Since we have not had the opportunity to meet with you since taking up your new appointment, we wish to congratulate you on your appointment as Secretary of State for Northern Ireland and look forward to working constructively with you in the future.

Written Statement regarding the UK Government’s position on Addressing the Legacy of the Past in Northern Ireland.
As bishops of those dioceses with parishes in Northern Ireland, and having liaised with our Northern Ireland Catholic Council on Social Affairs (NICCOSA), we write to express our deep concern at your statement of 18 March 2020 regarding the UK Government’s proposed approach to dealing with the legacy of the past in Northern Ireland.  When the Northern Ireland Office (NIO) launched its public consultation in May 2018, Addressing the Legacy of Northern Ireland’s Past, it was based on the Stormont House Agreement Framework that had been agreed by both Governments and the political parties.  Determined to offer constructive feedback to the public consultation, NICOSSA submitted a response.  One theme emphasised by the NIO throughout the consultation, and which NICOSSA positively endorsed, was that victims should finally be given priority as the focal point of any response to addressing the legacy of the past.  A primary principle of the ‘Addressing the Legacy of the Past’ public consultation was that justice would be pursued, where possible, regardless of the identity of the perpetrator.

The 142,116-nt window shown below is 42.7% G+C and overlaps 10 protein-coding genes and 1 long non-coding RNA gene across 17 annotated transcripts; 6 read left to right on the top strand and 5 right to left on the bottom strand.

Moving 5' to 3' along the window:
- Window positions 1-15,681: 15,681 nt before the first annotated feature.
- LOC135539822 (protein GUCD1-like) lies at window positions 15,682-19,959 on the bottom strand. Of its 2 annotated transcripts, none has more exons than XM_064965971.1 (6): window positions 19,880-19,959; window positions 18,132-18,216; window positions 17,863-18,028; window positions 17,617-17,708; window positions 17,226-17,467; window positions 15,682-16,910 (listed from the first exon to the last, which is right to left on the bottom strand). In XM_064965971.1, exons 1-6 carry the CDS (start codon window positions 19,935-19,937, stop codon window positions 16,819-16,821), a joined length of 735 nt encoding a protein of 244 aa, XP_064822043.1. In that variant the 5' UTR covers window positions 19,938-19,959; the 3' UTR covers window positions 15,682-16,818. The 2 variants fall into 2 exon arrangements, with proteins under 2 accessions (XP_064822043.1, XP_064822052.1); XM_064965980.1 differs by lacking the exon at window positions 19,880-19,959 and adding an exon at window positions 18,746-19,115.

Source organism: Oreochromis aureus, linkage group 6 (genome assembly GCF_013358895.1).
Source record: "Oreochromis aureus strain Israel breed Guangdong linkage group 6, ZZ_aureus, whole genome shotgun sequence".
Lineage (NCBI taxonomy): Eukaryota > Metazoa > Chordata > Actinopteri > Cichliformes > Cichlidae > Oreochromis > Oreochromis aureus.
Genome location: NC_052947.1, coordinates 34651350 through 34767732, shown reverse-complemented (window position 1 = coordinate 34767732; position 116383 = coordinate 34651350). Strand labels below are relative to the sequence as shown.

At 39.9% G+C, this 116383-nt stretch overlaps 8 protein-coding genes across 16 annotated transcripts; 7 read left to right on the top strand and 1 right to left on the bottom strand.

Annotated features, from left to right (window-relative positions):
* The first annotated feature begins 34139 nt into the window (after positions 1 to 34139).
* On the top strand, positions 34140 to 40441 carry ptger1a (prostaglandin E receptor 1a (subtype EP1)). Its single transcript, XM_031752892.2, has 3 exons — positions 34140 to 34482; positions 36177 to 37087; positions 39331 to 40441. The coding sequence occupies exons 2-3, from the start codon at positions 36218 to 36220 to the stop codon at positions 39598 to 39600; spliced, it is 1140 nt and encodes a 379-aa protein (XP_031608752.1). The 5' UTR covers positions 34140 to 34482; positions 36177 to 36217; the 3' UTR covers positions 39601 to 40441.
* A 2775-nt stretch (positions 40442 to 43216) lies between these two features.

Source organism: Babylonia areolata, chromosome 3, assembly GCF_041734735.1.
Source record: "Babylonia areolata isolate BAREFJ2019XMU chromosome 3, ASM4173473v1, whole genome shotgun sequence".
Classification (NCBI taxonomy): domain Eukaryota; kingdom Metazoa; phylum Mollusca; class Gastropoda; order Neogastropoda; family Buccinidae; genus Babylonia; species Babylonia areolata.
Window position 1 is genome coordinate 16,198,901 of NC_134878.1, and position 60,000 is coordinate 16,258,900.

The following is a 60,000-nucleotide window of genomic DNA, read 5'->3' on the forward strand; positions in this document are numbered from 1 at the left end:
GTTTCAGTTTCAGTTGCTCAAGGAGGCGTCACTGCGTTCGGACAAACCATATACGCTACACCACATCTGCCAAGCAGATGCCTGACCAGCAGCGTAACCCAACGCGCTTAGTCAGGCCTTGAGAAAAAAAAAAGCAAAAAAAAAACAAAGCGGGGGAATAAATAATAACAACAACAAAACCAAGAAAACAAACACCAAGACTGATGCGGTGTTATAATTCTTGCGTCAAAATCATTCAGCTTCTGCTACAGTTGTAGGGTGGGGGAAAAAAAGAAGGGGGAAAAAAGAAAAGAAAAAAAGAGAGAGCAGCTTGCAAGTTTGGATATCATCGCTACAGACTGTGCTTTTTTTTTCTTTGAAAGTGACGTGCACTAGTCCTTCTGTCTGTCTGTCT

Having considered your statement of 18 March 2020, it is deeply concerning to us that the UK Government has departed from this fundamental principle and has moved away from the position of equal access to justice for all.  A key principle of the NICOSSA response was that any approach to dealing with the past in Northern Ireland should commit to providing support and options for victims. In particular, NICOSSA stated;